The example in Figure 3 shows that it is very easy to replace a defective device with a new one. Only a few manipulations in the plant and a few clicks in the tool are needed to re-position the replacement device delivered with station address 126 (as default) to the correct address (20) and to read the predecessor device’s parameter set into it.
Replacement in a few mouse clicks
In a fieldbus system, the replacement of existing devices and the installation of additional devices are actions that should be routine, easy and reliable. With PA devices, a special rule applies. Aside from installing the device in the field, all that needs to be done is to assign the correct address to the new device. A simple mouse click sequence that is identical for all actions and can be executed centrally has been created for this purpose. The specification of 126 as a special service address prevents pos-sible disturbances on the bus segment when replacement devices are connected.
The device-neutral profile GSD harmonises the basic functions of all PA field devices and is thus fully compliant with the standardisation aspect of 4…20 mA technology that is at the forefront of the debate. The profile GSD also permits significantly easier operation in the field: newly installed field devices communicate their measured values promptly – without having to make additional settings – according to the specifications of the profile GSD, while field devices with PA Profile 3.02 are adjusted automatically to the specifications of the profile GSD once they have been installed and addressed. As a result, device replacements are invariably faster and more straightforward.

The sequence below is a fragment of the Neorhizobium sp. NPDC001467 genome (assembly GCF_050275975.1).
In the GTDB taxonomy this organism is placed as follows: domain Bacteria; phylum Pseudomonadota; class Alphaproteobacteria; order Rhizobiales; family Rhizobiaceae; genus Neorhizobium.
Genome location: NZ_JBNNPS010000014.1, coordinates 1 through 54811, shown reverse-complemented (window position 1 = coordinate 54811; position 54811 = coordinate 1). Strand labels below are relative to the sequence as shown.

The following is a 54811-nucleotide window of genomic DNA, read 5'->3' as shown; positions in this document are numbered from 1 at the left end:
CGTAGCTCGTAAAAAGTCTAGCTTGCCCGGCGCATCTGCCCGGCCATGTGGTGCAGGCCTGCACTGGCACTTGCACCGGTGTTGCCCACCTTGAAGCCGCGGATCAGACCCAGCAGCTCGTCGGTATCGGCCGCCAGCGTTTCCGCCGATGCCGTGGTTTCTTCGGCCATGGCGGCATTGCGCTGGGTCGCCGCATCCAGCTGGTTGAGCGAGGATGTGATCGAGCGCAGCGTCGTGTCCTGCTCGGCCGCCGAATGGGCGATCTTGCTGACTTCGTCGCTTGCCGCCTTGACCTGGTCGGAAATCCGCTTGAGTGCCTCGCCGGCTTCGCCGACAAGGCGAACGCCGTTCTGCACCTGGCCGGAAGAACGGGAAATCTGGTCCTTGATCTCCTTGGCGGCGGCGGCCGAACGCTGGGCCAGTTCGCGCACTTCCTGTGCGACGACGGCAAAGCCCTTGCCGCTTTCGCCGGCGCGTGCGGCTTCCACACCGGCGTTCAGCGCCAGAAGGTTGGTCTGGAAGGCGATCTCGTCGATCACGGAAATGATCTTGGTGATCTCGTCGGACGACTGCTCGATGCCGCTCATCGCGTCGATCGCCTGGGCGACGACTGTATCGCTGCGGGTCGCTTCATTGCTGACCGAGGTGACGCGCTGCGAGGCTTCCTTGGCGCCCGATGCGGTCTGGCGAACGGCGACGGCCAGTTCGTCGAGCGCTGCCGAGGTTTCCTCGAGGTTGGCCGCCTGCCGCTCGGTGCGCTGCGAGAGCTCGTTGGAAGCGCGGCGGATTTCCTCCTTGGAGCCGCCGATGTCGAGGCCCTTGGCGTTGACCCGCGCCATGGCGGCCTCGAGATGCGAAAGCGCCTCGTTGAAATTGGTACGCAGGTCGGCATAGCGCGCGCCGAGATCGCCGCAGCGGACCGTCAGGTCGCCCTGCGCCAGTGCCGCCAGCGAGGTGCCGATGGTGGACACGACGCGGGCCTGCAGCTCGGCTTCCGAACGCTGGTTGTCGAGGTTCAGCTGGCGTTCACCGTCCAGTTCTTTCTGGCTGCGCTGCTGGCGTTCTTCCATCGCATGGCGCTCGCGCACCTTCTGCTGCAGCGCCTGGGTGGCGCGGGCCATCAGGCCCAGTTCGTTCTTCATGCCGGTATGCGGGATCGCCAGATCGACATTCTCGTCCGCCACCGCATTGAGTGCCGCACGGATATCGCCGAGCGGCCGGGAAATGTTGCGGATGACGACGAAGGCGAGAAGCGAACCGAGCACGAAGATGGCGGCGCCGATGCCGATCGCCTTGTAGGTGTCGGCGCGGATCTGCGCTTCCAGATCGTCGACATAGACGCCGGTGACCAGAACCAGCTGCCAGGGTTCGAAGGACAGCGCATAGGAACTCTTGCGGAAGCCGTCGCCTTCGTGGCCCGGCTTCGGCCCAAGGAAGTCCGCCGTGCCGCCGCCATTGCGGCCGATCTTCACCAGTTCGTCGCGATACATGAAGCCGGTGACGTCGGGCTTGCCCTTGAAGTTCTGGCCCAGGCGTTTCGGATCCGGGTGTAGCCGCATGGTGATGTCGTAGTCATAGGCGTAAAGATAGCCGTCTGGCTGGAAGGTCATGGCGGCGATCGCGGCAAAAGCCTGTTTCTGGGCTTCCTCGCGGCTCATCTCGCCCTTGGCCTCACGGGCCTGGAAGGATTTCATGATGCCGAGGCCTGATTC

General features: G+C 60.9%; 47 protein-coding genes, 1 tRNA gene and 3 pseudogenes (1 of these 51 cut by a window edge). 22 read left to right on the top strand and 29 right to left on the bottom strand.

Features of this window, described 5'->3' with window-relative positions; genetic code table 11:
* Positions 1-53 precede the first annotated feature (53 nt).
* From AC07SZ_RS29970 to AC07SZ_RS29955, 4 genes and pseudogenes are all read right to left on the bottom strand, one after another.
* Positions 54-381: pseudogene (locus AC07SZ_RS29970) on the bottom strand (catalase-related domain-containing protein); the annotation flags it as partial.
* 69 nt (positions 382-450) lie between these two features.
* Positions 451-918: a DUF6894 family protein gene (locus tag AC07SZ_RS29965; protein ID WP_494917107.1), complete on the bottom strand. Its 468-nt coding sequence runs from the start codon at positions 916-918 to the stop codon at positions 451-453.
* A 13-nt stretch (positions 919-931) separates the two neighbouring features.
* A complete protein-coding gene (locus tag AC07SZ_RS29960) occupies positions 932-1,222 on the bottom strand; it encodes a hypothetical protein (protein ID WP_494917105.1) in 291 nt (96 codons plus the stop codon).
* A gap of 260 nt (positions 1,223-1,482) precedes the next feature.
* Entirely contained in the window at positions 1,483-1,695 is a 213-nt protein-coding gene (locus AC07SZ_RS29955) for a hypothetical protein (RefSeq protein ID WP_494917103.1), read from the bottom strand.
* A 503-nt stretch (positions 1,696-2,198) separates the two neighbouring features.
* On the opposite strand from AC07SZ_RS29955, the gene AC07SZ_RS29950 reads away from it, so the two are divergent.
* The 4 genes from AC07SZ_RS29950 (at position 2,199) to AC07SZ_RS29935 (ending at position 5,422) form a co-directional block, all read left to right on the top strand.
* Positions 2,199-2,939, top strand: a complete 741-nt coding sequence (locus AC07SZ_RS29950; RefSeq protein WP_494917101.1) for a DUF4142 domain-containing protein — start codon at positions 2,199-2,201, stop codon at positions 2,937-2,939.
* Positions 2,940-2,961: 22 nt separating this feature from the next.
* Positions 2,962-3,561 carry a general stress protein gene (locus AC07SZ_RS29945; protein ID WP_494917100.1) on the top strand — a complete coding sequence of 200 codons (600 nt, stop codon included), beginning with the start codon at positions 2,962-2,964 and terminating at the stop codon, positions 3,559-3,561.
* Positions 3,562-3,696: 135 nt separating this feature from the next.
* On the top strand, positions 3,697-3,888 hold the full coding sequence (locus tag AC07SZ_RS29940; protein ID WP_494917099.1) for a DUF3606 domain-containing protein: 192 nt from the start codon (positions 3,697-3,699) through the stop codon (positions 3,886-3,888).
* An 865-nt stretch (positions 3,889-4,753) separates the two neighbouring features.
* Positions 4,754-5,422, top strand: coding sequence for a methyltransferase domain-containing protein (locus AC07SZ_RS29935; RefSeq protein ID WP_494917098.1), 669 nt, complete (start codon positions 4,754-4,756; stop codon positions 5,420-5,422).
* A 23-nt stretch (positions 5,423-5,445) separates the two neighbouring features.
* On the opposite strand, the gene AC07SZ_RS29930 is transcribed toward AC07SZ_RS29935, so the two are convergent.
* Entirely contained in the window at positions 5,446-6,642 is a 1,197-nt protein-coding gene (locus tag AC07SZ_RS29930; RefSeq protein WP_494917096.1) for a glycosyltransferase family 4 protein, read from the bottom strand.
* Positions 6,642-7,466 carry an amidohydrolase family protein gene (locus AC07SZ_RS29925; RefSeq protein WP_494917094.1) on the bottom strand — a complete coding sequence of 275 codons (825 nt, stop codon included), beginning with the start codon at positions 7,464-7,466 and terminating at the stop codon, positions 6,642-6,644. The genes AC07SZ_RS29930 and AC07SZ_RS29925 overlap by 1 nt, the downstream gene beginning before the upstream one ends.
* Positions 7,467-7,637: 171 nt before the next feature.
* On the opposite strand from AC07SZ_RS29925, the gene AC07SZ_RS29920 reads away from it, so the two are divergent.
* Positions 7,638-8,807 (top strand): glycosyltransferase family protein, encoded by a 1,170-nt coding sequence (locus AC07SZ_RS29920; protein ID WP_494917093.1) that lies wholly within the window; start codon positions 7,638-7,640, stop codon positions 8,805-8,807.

Hall 9, Booth D68
What is a GSD file?
Good to know
In the context of Profibus, a GSD (General Station Description) file is an electronic data sheet provided by the device manufacturer whose purpose is to describe the device properties. A GSD comprises a precise description of the set of properties needed to configure the cyclic data exchange between the field device and the automation station (master controller or control system). This includes information for identifying the device, for example, supported transmission rates and hardware and software versions. A profile GSD also contains details of all parameters specified in a device profile (such as the PA profile) for all manufacturers and mandatory for “profile devices”. The content of a profile GSD is thus identical for all profile devices and accordingly device-neutral.